Taking a break from writing and binge-watching TV — he’s going through Gossip Girl for the first time — Gray chatted with Billboard about “Overdrive,” how he views his upcoming music, not being able to tour behind Kid Krow and watching that album’s main producer, Dan Nigro, helm the biggest song of the year so far in Olivia Rodrigo’s “Drivers License.”
How did “Overdrive” come together?
So I wrote it with Tobias Jesso Jr., and to be completely honest, it was really a song that we just needed at the moment. Life has been very confusing, to say the least, and “Overdrive” was just what I needed to escape from reality for a bit. It’s a fantasy — it’s a song I wrote about meeting somebody and getting in a car and moving to a different country, just kind of escaping from reality and living without inhibitions, which we have a lot of at the moment. It was a feel-good song, a song that I felt like I really just needed to make my soul feel a little better at the moment. And it came out of me really fast, and it was a very fun experience to write it with him.
Have you and Tobias worked together before?
No, we haven’t. It was actually our first time ever meeting, and we just hit it off, and we were very much in the mood to write something that would make us feel good and want to dance around. I think he and I both tend to be quite sad when it comes to music [laughs], so I think two negatives made a positive this time.
I’m curious why you thought “Overdrive” was the right song to kick off your year.
I wanted to start 2021 off with a positive note. I think all of us are starting to be able to see the light at the end of the tunnel when it comes to [the pandemic], and I kind of wanted to pep myself up and spread a little bit of joy, hopefully among the fans and people listening. It’s been a very long year, and it feels like this is never going to be over. So I wanted to give people something that would help them escape from reality a little bit, and that’s exactly what I did with the music video as well — I wanted to reminisce about when we could go outside and hope for a better future as to what “Overdrive” portrays.
Also, I spent the entire year singing “Heather,” and I love that song so much and I wrote it from such a personal, painful spot of my heart. I think, after singing the song for the entire year, I was like, “You know what? I think I’ve made people cry enough this year! Maybe try to spread a little happiness at the beginning of the new year!” But I make no promises for the rest of the year.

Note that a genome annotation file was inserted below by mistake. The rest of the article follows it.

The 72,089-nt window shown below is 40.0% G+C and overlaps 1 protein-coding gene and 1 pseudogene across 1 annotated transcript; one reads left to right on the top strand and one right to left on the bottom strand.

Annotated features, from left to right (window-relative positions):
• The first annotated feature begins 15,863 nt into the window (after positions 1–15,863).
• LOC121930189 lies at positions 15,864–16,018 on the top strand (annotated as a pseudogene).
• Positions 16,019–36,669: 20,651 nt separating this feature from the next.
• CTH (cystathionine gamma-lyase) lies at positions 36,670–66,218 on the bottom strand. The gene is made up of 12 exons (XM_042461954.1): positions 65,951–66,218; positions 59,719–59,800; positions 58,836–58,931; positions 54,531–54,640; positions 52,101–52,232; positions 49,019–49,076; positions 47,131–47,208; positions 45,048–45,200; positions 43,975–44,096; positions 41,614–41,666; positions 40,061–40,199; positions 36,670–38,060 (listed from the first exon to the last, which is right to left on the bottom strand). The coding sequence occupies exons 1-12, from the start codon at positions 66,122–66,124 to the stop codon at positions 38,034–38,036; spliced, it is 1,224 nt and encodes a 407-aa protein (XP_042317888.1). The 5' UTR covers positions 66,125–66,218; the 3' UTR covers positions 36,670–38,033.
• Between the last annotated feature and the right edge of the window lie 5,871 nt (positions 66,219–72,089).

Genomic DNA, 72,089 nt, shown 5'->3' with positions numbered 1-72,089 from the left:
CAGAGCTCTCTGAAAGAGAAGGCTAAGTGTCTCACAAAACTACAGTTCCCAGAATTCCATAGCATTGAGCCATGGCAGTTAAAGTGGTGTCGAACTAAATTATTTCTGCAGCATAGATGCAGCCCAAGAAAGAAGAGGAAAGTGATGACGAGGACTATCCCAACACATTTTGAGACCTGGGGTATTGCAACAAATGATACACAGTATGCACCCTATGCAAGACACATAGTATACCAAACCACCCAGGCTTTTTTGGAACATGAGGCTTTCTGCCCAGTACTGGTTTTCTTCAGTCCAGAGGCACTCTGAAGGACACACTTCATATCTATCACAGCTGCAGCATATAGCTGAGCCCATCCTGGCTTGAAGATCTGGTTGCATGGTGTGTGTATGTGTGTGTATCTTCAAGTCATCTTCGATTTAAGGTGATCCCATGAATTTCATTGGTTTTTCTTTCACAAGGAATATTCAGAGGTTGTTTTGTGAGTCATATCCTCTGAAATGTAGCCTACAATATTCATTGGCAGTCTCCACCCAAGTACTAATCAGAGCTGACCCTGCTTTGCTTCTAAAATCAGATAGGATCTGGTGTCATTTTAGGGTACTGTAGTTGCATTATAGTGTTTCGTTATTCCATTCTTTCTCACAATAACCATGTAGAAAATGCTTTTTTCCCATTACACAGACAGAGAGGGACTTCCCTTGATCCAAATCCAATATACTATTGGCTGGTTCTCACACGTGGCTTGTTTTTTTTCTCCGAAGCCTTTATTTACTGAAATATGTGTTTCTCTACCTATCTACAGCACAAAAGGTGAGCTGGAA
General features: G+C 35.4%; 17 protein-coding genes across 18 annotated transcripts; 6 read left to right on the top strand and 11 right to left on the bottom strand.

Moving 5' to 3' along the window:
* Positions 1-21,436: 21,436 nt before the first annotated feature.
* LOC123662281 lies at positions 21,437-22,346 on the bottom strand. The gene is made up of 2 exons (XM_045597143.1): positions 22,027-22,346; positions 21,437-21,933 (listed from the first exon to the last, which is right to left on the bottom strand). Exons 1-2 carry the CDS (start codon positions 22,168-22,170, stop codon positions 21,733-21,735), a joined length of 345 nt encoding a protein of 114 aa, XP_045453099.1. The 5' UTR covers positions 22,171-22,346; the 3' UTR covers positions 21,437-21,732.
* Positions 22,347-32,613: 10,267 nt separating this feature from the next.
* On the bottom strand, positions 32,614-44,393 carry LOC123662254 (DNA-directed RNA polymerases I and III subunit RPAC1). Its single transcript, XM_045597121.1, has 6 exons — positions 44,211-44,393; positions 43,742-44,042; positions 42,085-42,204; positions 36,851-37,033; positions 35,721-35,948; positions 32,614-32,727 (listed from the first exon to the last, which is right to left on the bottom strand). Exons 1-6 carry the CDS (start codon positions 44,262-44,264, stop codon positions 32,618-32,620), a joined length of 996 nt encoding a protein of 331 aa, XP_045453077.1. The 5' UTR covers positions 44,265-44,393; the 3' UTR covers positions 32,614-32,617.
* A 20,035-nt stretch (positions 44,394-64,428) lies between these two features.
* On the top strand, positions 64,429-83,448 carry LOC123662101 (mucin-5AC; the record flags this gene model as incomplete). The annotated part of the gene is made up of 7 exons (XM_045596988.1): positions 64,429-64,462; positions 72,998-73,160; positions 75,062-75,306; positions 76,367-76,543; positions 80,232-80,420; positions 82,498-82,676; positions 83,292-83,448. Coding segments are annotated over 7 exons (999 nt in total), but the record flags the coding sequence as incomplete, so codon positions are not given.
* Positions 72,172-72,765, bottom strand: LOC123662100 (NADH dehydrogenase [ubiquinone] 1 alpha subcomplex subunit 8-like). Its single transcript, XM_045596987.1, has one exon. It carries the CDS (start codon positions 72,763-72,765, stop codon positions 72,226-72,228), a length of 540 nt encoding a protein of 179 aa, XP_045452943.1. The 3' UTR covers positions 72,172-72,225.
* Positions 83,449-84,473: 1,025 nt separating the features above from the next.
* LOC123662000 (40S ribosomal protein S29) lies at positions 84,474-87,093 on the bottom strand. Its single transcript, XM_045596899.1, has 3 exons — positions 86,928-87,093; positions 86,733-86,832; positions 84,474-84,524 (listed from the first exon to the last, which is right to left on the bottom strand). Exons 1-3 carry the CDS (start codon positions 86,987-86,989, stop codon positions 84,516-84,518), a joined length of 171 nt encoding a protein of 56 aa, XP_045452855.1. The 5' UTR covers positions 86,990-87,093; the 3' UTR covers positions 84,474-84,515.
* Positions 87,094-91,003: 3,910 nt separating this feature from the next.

Speaking of which, how indicative is “Overdrive” of the rest of the music you’ll be releasing this year?
I’m not the kind of person who only listens to one type of music, and I’m also not the kind of person who writes one type of music. So the rest of the stuff that’s going to come out the rest of this year is going to be all over the place. Some of it will be absolutely, horribly depressing. And other things will make you want to dance around.
It’s been almost a year since Kid Krow was released. What’s it been like watching people discover and interact with the album, but not yet being able to perform the songs in concert?
It was interesting, because I wrote Kid Krow alone in my bedroom, as I write all of my music, and it felt oddly fitting that I released it out of my bedroom and that people listened to it all in their bedrooms, very much in the same way that I wrote it. When I wrote Kid Krow, I felt very isolated and very lonely, and for the songs to have been able to have provided any comfort in these moments of discomfort in our world right now, it made me feel like it served a purpose.
I expected to be able to sing these songs for people and see their reactions in person, but instead I got to watch it all happen on the Internet. That’s one thing I love about the Internet — I still feel like I got to experience this album with people, and experience it in a much more intimate way than I would have if it had had a more traditional release. It felt very much like it was just me and the fans, and felt very close. I got to be able to see their opinions right in front of me, so it felt quite special.
Dan Nigro, who produced the majority of Kid Krow, also co-wrote and produced the current biggest song in the country — Olivia Rodrigo’s “Drivers License.” How much have you talked to him over the past month about the wild ride of the song?
I see him every single day — he’s one of my closest friends. All of our music that we’ve made is the way that it is, in the level of intimacy, because we’re very close. So I’m very happy for him, and I’m very happy for Olivia. They’re both extremely talented people who deserve it more than anything. It’s been very fun and exciting to watch it all happen, and I’m just very proud. I’m so happy that they are receiving the recognition that they deserve.
I have to imagine it’s been a surreal few weeks for Dan.
I mean, especially now more than ever, every single thing that happens just feels very surreal, because you can’t physically see it all. You see numbers, and small things on the Internet. So I think everyone’s feeling like, it’s hard to believe anything is even happening in the middle of quarantine. It’s surreal, but exciting.